Not surprisingly, these measures have generated conflicts between the United States and other advanced economies, particularly the European Union. Volkswagen for example has paused a new battery project in east Europe awaiting an EU response to the IRA after estimating that the project could receive subsidies and loans of around 10 billion Euros if moved to the US. In comments made to the US treasury in 2022, the EU argued that the IRA “contains provisions with clearly discriminatory domestic content requirements, in breach of WTO rules” and “could lead to reciprocal or retaliatory measures”. These complaints, however, alongside others by countries such as South Korea, were largely dismissed by U.S officials who argued that other countries should follow suit.

This competition, which some have called a “race to the top”, illustrate how, in a “no rules world” where all countries have full policy space and autonomy, it is precisely those at the top who have access to the power and resources needed to boost their position and to benefit economically at the expense of others.  It is those same more powerful countries who are also likely to have the tools to shape the behaviour of other weaker actors. While larger developing countries might have sufficient leverage to negotiate with the large advanced economies, smaller and poorer developing countries are more likely be left exposed to the whims of the trade and economic policies of the powerful, including large developing countries. Indeed, in recent years we have seen some of the larger developing countries such as India and Brazil responding to this changing trade landscape by adopting retaliatory trade measures and by adopting export bans to promote domestic industrialisation.

While the restrictions that the WTO imposes on developing countries’ policy space should be a key area of analysing the relationship between the multilateral trade regime and development, this issue should not be examined as a stand-alone issue but as part of more nuanced analysis of development policies and how they interact with multiple layers of trade governance. While we should be critical of the asymmetrical restrictions that the multilateral trade regime places on poorer countries, we should be careful not to jump to the conclusion that the ongoing marginalisation of this regime by the advanced economies is not an issue of concern for developing countries and development processes. Moving towards a “no rules world” might liberate developing countries from multilateral policy constraints, but it might also result in a far more unpredictable and asymmetrical global trade regime. Developing countries, as a result, might find themselves in a difficult position today. As powerful countries move to ignore WTO rules and adopt industrial policies that are explicitly of the sort that are prohibited, developing countries are left to ponder the implications of the decline of this regime for their economies and if they will have to defend a regime they played little role in constructing.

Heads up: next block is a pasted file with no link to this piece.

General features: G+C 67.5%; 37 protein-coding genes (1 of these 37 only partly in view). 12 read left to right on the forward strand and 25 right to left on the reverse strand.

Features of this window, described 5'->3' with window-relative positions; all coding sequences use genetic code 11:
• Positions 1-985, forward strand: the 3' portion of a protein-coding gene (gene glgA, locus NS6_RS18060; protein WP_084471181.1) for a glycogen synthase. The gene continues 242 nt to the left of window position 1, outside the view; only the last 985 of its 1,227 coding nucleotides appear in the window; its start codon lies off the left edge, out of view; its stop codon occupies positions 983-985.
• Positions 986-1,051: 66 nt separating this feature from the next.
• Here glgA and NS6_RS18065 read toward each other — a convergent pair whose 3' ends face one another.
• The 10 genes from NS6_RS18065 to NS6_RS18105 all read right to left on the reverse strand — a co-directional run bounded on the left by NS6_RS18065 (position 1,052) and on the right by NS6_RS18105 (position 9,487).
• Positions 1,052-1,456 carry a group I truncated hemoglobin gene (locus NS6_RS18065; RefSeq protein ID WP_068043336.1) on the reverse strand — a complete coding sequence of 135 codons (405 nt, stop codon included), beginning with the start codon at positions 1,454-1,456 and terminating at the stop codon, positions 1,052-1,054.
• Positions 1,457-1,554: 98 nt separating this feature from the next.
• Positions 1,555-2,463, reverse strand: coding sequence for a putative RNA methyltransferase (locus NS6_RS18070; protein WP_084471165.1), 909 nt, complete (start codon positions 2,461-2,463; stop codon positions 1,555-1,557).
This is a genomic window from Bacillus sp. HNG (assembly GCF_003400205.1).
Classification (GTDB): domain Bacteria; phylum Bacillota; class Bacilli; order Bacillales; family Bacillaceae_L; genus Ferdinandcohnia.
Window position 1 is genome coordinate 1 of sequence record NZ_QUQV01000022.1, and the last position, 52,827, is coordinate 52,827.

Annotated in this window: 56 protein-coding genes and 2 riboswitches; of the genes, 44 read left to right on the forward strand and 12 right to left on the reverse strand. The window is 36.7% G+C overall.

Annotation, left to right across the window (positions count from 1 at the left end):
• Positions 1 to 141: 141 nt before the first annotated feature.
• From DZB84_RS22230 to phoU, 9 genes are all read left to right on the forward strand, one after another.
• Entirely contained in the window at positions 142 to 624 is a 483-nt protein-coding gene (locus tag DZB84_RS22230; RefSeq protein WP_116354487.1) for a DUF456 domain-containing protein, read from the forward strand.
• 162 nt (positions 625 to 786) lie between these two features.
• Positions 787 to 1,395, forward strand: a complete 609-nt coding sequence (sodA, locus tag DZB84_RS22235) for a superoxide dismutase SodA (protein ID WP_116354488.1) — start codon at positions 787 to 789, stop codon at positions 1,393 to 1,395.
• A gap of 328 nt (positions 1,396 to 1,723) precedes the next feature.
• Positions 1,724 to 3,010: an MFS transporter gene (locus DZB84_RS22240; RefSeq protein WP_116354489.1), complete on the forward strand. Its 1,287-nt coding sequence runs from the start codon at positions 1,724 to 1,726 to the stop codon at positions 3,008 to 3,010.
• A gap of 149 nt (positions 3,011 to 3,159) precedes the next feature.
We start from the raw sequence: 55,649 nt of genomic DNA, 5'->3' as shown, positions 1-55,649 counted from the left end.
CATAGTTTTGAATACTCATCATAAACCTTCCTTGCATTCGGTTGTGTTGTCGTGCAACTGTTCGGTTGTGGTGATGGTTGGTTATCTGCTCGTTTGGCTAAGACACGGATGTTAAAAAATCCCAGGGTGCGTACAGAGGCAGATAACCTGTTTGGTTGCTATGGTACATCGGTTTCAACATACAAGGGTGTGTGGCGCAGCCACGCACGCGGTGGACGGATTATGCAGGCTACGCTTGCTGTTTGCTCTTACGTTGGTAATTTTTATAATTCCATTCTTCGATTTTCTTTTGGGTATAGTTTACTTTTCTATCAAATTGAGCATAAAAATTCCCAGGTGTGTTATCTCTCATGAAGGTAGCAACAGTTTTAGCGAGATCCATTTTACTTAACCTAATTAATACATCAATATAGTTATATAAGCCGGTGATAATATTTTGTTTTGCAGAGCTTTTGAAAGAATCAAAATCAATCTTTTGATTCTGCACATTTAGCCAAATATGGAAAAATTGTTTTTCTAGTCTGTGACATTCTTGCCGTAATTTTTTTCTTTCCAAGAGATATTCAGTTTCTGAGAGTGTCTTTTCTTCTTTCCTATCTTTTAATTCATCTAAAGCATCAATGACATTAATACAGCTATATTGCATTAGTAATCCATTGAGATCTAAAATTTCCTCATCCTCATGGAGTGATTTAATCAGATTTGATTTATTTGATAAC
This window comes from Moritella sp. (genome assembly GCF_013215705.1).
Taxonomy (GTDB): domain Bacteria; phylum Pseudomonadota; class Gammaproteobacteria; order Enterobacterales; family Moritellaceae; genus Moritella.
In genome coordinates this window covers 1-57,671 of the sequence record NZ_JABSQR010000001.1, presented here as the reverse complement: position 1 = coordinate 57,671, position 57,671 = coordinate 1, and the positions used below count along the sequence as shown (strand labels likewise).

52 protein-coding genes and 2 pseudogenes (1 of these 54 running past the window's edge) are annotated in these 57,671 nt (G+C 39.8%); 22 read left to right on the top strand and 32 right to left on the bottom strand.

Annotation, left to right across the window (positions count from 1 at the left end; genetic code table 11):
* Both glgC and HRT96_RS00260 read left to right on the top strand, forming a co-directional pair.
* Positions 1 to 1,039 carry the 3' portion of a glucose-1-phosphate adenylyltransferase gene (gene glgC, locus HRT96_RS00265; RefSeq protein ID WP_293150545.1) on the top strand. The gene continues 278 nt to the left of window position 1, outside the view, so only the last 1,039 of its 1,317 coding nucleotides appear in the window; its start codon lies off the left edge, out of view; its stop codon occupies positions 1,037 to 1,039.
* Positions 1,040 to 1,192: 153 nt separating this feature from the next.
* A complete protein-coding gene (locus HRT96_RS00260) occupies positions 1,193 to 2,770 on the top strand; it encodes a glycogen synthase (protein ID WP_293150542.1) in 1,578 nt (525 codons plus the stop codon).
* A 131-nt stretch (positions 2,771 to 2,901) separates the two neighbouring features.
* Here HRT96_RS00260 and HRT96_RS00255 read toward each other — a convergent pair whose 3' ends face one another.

The views expressed in this post are those of the author and do not reflect those of the International Development LSE blog or the London School of Economics and Political Science.

This article was first published on the Global Policy blog.

Image Credit: World Trade Organization via Flickr.

About the author

Ken Shadlen

Ken Shadlen is Professor of Development Studies in the Department of International Development at LSE. Ken works on the comparative and international political economy of development, with a focus on understanding variation in national policy responses to changing global rules. In recent years Ken’s research has focused largely on the global and cross-national politics of intellectual property (IP). He is interested in the implications that the new global IP regime presents for late development, and the various ways that international norms for IP affect national practices.

Shamel Azmeh

Shamel Azmeh is a lecturer/assistant professor at the Global Development Institute (GDI) at the University of Manchester. His work examines shifts in global trade and production and their implications for development.

Posted In: Political Economy of Development | Topical and Comment